I’ve also wondered if some providers call label some things that aren’t ABA as ABA. ABA is the only autism therapy that has some sort of insurance mandate in every state in the US. So maybe some providers might bill things as ABA so that it is covered by insurance. Otherwise it’s all out of pocket and completely unaffordable. Just a thought... 

I agree with you about Autism Speaks.

And also, of course providers label the therapy they are using as ABA that doesn't look like the older more militant kind of ABA "drills" that most people associate with the term ABA. ABA is behaviorism and most evidence-based therapy modalities for the treatment of any psychological disorder, excluding psychoanalysis/Freudian-type therapies, are behavioral at their core.

I don't hold myself up to be some kind of excellent or enlightened clinician but I do keep my patient, their individuality, their strengths, and their wellbeing at the center of any therapy process. Part of that is transparency up front about my conceptualization after a thorough intake and how I'd like to proceed, and I sometimes give people options if their are multiple treatment methods with evidence for what they're experiencing. I try and be collaborative at all times. Most of all, I really try and stay current on the research and read multiple perspectives, when I'm unsure I seek mentorship and do extra research, and I practice therapy techniques with other clinicians frequently. I make mistakes in the therapy room, like sometimes I unintentionally invalidate an emotion and I try and be aware and apologize in the moment or next session if I realized on reflection while writing my notes. I also endevor to be open to being wrong, and as a psychologist at the beginning of their career right now, I never want to become one of those clinicians who gets so set in their ways that they aren't willing to change based on new information for the good of their patient/s.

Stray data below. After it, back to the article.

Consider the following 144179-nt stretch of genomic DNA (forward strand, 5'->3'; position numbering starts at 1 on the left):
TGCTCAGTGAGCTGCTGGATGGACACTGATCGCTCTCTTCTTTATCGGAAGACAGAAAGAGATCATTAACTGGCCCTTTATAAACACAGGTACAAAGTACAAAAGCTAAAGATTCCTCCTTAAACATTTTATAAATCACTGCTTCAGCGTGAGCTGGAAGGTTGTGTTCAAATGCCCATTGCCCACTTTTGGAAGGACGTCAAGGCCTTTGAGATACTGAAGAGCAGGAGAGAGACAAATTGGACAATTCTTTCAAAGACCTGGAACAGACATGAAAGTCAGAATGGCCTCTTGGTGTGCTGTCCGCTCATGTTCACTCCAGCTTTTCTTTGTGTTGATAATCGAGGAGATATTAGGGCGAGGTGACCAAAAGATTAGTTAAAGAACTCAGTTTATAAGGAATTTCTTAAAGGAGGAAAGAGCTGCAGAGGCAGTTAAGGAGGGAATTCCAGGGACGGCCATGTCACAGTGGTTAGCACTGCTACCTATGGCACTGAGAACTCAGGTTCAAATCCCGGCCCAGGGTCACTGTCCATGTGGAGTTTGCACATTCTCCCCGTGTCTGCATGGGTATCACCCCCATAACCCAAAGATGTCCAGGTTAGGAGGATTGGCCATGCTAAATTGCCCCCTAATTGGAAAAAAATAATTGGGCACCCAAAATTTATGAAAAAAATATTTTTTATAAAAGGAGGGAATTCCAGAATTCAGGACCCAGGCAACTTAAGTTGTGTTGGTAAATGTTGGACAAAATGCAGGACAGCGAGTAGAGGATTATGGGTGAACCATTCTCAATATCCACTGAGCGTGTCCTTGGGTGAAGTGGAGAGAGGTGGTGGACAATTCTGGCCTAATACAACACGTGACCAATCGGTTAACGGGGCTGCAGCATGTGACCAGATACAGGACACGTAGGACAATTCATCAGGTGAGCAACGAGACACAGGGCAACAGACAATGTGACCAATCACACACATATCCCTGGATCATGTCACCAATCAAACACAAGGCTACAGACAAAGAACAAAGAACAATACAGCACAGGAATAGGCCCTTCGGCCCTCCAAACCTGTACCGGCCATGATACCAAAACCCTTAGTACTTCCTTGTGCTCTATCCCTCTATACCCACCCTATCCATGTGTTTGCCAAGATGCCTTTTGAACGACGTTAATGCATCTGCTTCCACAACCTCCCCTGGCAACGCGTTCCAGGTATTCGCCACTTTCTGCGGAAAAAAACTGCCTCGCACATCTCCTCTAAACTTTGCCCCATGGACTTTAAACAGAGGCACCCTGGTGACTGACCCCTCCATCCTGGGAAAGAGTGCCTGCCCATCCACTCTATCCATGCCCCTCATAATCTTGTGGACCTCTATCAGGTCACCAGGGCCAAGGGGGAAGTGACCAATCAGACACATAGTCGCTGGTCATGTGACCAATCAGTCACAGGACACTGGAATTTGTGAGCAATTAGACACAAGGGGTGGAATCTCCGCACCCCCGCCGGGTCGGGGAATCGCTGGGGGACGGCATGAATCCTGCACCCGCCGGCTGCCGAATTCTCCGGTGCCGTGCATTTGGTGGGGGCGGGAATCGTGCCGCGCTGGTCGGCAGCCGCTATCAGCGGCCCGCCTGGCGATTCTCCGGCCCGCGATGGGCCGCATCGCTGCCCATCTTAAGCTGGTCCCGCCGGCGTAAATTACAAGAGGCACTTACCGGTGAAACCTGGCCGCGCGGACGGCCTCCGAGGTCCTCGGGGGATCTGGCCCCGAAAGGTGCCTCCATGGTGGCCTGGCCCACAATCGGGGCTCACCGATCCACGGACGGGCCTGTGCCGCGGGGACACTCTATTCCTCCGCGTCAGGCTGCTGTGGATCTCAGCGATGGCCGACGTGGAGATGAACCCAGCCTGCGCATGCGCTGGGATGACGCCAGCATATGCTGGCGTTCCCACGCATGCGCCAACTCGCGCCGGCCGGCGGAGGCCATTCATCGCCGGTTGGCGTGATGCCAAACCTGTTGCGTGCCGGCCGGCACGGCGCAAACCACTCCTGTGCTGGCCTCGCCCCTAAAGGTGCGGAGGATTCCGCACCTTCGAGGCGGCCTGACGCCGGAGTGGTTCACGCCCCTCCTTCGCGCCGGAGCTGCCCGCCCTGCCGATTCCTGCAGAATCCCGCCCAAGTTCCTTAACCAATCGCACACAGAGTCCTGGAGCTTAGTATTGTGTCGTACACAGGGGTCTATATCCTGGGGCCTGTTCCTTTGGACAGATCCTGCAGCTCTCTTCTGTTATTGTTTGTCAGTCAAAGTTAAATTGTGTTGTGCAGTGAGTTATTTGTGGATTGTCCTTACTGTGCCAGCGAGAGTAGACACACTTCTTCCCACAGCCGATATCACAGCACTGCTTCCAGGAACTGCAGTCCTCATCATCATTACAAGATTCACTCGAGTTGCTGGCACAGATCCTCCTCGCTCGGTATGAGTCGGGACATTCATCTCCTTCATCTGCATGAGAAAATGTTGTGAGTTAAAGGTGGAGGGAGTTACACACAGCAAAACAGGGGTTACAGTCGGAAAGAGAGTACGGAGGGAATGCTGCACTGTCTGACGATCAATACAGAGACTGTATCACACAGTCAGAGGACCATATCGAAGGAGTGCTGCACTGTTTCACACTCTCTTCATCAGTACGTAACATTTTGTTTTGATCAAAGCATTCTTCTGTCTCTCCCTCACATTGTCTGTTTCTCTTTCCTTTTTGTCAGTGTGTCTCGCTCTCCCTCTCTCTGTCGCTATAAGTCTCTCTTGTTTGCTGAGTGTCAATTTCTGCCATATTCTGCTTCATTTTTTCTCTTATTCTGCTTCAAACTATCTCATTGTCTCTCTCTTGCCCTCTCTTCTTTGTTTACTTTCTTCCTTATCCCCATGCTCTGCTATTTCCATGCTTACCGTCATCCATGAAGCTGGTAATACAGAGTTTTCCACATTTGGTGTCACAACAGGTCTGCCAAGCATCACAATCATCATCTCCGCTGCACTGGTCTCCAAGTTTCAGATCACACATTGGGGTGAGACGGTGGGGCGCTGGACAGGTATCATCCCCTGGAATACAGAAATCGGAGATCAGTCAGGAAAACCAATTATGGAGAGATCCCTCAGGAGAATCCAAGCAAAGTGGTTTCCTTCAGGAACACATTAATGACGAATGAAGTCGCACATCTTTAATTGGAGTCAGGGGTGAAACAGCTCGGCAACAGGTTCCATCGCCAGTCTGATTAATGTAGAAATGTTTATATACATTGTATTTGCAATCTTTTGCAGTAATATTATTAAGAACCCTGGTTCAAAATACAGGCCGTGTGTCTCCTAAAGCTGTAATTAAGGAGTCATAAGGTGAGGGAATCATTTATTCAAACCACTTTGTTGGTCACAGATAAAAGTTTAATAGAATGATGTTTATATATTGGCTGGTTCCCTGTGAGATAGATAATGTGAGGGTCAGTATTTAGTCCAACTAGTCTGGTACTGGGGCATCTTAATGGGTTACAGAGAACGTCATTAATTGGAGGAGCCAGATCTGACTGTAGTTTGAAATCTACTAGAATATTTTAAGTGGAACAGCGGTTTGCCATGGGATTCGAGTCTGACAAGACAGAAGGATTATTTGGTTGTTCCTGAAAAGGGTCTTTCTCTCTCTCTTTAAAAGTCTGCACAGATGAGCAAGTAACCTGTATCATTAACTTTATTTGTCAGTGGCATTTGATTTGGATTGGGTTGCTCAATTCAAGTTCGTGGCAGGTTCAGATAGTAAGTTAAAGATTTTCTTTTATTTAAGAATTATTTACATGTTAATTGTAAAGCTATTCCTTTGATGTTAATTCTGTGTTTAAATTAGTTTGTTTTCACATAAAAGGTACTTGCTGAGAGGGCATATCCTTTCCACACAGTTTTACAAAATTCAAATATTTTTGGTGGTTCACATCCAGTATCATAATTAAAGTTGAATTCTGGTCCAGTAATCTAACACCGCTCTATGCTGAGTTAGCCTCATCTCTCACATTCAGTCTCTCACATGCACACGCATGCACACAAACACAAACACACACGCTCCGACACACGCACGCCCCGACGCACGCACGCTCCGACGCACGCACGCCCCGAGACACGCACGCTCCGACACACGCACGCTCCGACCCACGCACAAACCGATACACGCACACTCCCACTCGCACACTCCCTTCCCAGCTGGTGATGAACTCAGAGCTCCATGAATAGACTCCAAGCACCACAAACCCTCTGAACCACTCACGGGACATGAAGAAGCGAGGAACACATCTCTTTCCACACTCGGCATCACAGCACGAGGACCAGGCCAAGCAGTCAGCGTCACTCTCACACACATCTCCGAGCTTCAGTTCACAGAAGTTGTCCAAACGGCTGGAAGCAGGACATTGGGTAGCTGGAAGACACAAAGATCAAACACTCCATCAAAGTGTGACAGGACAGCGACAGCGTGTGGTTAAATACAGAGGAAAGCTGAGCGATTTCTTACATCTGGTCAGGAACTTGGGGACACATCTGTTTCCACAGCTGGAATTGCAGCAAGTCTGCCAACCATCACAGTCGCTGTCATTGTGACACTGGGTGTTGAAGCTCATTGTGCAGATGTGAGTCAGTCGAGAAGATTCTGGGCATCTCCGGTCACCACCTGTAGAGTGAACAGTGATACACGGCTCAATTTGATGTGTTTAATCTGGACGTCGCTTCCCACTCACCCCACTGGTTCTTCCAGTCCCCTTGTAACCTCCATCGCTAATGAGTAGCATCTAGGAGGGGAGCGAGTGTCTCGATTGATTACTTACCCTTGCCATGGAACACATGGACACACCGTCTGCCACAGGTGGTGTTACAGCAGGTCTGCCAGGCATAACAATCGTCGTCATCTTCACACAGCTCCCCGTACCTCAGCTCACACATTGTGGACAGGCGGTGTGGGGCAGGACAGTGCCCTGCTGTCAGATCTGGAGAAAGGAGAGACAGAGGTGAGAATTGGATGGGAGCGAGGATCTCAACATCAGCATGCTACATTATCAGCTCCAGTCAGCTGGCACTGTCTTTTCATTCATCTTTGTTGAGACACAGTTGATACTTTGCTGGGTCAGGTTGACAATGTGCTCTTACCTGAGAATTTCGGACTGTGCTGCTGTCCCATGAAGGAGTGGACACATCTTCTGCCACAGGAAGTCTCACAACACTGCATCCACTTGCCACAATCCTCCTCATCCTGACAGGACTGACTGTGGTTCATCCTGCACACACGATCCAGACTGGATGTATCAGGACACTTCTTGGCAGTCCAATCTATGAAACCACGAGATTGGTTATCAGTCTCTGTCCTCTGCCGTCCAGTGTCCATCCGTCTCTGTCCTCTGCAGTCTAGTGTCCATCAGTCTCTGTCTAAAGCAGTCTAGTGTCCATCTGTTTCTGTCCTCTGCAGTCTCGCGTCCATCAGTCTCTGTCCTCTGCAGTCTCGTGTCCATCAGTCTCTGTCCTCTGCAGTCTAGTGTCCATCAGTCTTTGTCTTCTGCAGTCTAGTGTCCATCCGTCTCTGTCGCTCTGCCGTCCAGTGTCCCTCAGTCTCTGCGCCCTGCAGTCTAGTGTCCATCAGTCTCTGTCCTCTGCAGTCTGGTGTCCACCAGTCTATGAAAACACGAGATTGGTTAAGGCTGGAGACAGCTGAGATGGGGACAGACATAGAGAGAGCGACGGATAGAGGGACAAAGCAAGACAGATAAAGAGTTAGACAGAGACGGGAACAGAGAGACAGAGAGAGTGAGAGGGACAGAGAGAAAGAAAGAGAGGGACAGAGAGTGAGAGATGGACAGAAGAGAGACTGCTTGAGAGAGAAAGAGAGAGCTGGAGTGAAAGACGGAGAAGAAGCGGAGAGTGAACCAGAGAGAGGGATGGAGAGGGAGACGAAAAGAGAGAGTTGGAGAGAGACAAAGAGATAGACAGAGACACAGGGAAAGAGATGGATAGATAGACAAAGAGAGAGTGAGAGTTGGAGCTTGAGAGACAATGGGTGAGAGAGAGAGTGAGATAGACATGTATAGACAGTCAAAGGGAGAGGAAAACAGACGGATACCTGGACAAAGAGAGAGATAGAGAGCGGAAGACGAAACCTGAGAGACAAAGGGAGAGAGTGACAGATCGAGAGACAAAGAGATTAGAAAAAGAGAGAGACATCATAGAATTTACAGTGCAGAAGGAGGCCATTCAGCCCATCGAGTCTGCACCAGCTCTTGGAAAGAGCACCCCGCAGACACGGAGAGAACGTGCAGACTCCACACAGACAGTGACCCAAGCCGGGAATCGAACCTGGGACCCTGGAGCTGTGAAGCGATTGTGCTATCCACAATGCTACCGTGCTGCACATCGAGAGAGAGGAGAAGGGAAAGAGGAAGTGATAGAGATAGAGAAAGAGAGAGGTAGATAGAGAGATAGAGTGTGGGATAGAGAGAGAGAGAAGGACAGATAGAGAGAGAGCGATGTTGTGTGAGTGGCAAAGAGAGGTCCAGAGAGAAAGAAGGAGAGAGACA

But yes, we do bill for specific therapy modalities we know insurance will cover for a diagnosis but use other or additional evidence-based methods most suited to that individual patient and their needs in the therapy room because they are seeking help and that's our job and insurance companies are stupid in their rigidity (and for lots of reasons) ;)

Edited by Aine
typo
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Aine
3 hours ago, JermajestyDuggar said:

They always claim aggression against the other kids as their reason to rehome. Guess what! My kids are aggressive against one another too. My siblings were aggressive towards me. My cousins were aggressive toward their siblings. No one was rehomed. We were given consequences for our behavior. You work with the children and their behavior. You don’t just rehome.